Summer Camp Scene c. 1974

Pitseolak Ashoona, Summer Camp Scene, c. 1974

Pitseolak Ashoona, Summer Camp Scene, c. 1974

Coloured felt-tip pen on paper

50.6 x 65.4 cm
National Gallery of Canada, Ottawa

This exceptional drawing exhibits the naturalistic detail and joyful expression for which Pitseolak became celebrated. It reflects her at the fullness of her artistic achievements.


Art Canada Institute, Pitseolak Ashoona, Summer Camping, c. 1960–65
Pitseolak Ashoona, Summer Camping, c. 1960–65, graphite on paper, 48.5 x 64 cm, Art Gallery of Ontario, Toronto. This is one of Pitseolak’s early attempts to situate figures and tents in a landscape, a scene that she repeats and perfects in the drawing Summer Camp Scene, c. 1974.

After years of practice, Pitseolak developed the ability to place her figures in the landscape. In Summer Camp Scene, a family at their camp and approaching travellers are settled between two hills; the figures are shown as both inhabiting the landscape and integrated into it. Through her observation and gradual experimentation, Pitseolak successfully communicates the layered and hilly terrain around Cape Dorset—Kinngait, the Inuktitut name for Cape Dorset, means “big hills.” Another Inuk stands on the lookout for sea animals, his harpoon ready, and is accompanied by some of the birds that migrate in the thousands to Qikiqtaaluk (Baffin Island) in the warmer seasons. With her attention to detail, Pitseolak carefully records the tent made from skins of square flipper seals, the pack that the dog carries, and the man’s hunting implements. Pitsik (dried fish) hangs between the two tents where women enjoy an idle moment in conversation.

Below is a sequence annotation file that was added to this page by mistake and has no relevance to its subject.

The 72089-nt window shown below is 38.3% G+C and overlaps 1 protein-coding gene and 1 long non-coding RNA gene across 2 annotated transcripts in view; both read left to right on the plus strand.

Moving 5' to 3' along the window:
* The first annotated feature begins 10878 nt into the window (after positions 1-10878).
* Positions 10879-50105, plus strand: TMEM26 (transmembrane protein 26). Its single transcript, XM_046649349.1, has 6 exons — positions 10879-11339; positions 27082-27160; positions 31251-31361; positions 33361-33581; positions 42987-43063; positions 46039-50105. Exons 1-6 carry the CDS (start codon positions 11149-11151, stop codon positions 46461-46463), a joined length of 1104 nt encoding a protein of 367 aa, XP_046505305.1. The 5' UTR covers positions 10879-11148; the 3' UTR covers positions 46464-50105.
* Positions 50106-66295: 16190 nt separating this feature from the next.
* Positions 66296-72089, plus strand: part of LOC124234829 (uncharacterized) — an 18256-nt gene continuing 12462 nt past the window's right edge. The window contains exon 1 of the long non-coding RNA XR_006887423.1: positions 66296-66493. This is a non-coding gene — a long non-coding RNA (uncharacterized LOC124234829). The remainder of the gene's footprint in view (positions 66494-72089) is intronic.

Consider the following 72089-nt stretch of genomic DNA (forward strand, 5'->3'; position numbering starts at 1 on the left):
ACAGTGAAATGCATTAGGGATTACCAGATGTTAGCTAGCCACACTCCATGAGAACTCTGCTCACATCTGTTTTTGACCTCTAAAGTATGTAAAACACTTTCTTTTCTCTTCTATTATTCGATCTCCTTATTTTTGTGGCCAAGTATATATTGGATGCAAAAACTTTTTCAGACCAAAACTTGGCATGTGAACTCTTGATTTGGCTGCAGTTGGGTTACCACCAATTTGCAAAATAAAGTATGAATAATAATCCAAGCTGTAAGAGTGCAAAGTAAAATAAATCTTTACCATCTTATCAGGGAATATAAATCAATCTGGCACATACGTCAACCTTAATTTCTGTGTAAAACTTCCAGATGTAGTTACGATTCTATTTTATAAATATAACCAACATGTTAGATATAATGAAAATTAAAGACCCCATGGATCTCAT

Many of Pitseolak’s drawings, including Summer Camping, c. 1960–65, communicate the essence of camp life, embodying the Inuit sensibility of community and cooperation. Pitseolak was concerned not only with depicting the practical knowledge of the “old ways” but also with recording the less physically tangible values that accompanied traditional life, such as the importance of sharing everything from work tasks to food and shelter.


Remarkably, in Summer Camp Scene Pitseolak creates this dense scene with a limited range of colours—browns, grey, and olive green, enlivened by touches of yellow and turquoise-blue. As with many works created with felt-tip marker, the colours have faded somewhat, such as the olive green of the tundra, yet they still convey the artist’s love of colour and reflect her memories of summer on the land.




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